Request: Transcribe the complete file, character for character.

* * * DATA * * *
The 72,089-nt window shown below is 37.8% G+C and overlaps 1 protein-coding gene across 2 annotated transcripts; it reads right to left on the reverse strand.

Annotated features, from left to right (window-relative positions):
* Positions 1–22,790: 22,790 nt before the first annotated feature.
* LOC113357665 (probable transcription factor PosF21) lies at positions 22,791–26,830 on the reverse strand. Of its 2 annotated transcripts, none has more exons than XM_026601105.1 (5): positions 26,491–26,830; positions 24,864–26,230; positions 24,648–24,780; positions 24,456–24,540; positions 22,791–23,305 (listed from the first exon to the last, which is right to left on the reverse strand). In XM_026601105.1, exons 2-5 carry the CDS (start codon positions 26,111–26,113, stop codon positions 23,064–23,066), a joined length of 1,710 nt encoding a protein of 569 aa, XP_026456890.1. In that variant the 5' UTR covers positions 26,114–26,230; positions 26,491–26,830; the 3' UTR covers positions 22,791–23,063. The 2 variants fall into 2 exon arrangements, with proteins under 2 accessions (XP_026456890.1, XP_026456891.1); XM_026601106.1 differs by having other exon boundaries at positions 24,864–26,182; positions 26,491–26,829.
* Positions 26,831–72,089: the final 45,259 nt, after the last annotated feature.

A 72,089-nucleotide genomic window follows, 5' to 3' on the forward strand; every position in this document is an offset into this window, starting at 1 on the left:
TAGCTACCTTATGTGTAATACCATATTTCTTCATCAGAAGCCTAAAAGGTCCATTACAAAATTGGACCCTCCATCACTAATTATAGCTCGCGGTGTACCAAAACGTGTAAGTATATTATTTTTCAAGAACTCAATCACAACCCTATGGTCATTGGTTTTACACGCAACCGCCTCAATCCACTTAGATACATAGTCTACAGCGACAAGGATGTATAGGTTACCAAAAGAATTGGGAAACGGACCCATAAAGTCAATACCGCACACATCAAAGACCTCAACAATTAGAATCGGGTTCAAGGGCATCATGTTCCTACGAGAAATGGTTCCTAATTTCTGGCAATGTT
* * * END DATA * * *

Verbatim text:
The 72,089-nt window shown below is 37.8% G+C and overlaps 1 protein-coding gene across 2 annotated transcripts; it reads right to left on the reverse strand.

Annotated features, from left to right (window-relative positions):
* Positions 1–22,790: 22,790 nt before the first annotated feature.
* LOC113357665 (probable transcription factor PosF21) lies at positions 22,791–26,830 on the reverse strand. Of its 2 annotated transcripts, none has more exons than XM_026601105.1 (5): positions 26,491–26,830; positions 24,864–26,230; positions 24,648–24,780; positions 24,456–24,540; positions 22,791–23,305 (listed from the first exon to the last, which is right to left on the reverse strand). In XM_026601105.1, exons 2-5 carry the CDS (start codon positions 26,111–26,113, stop codon positions 23,064–23,066), a joined length of 1,710 nt encoding a protein of 569 aa, XP_026456890.1. In that variant the 5' UTR covers positions 26,114–26,230; positions 26,491–26,830; the 3' UTR covers positions 22,791–23,063. The 2 variants fall into 2 exon arrangements, with proteins under 2 accessions (XP_026456890.1, XP_026456891.1); XM_026601106.1 differs by having other exon boundaries at positions 24,864–26,182; positions 26,491–26,829.
* Positions 26,831–72,089: the final 45,259 nt, after the last annotated feature.

A 72,089-nucleotide genomic window follows, 5' to 3' on the forward strand; every position in this document is an offset into this window, starting at 1 on the left:
TAGCTACCTTATGTGTAATACCATATTTCTTCATCAGAAGCCTAAAAGGTCCATTACAAAATTGGACCCTCCATCACTAATTATAGCTCGCGGTGTACCAAAACGTGTAAGTATATTATTTTTCAAGAACTCAATCACAACCCTATGGTCATTGGTTTTACACGCAACCGCCTCAATCCACTTAGATACATAGTCTACAGCGACAAGGATGTATAGGTTACCAAAAGAATTGGGAAACGGACCCATAAAGTCAATACCGCACACATCAAAGACCTCAACAATTAGAATCGGGTTCAAGGGCATCATGTTCCTACGAGAAATGGTTCCTAATTTCTGGCAATGTT